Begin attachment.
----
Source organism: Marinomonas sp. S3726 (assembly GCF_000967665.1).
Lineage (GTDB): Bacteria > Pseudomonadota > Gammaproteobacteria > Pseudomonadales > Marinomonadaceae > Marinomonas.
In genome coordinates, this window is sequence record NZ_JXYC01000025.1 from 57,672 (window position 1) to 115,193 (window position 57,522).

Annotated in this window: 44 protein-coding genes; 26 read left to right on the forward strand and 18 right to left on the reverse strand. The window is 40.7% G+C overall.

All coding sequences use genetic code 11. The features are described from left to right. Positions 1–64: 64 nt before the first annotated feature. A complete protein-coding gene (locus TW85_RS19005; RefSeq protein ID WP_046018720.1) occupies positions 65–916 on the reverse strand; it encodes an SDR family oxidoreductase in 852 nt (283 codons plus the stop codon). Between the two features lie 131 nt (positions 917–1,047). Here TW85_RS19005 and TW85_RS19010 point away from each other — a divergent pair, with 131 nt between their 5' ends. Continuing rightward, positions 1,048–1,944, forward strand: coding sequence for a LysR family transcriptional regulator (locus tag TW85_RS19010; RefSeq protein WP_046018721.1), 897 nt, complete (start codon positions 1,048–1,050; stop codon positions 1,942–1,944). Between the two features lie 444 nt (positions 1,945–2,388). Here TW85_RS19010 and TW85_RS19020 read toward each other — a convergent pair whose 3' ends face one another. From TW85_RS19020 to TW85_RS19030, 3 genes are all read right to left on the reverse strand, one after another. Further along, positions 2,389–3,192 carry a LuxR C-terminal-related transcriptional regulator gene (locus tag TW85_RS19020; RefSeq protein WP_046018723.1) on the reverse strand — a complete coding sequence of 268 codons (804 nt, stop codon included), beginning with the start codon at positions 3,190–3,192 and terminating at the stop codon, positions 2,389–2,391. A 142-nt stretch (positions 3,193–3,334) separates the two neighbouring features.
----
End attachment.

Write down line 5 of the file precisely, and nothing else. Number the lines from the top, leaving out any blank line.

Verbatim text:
All coding sequences use genetic code 11. The features are described from left to right. Positions 1–64: 64 nt before the first annotated feature. A complete protein-coding gene (locus TW85_RS19005; RefSeq protein ID WP_046018720.1) occupies positions 65–916 on the reverse strand; it encodes an SDR family oxidoreductase in 852 nt (283 codons plus the stop codon). Between the two features lie 131 nt (positions 917–1,047). Here TW85_RS19005 and TW85_RS19010 point away from each other — a divergent pair, with 131 nt between their 5' ends. Continuing rightward, positions 1,048–1,944, forward strand: coding sequence for a LysR family transcriptional regulator (locus tag TW85_RS19010; RefSeq protein WP_046018721.1), 897 nt, complete (start codon positions 1,048–1,050; stop codon positions 1,942–1,944). Between the two features lie 444 nt (positions 1,945–2,388). Here TW85_RS19010 and TW85_RS19020 read toward each other — a convergent pair whose 3' ends face one another. From TW85_RS19020 to TW85_RS19030, 3 genes are all read right to left on the reverse strand, one after another. Further along, positions 2,389–3,192 carry a LuxR C-terminal-related transcriptional regulator gene (locus tag TW85_RS19020; RefSeq protein WP_046018723.1) on the reverse strand — a complete coding sequence of 268 codons (804 nt, stop codon included), beginning with the start codon at positions 3,190–3,192 and terminating at the stop codon, positions 2,389–2,391. A 142-nt stretch (positions 3,193–3,334) separates the two neighbouring features.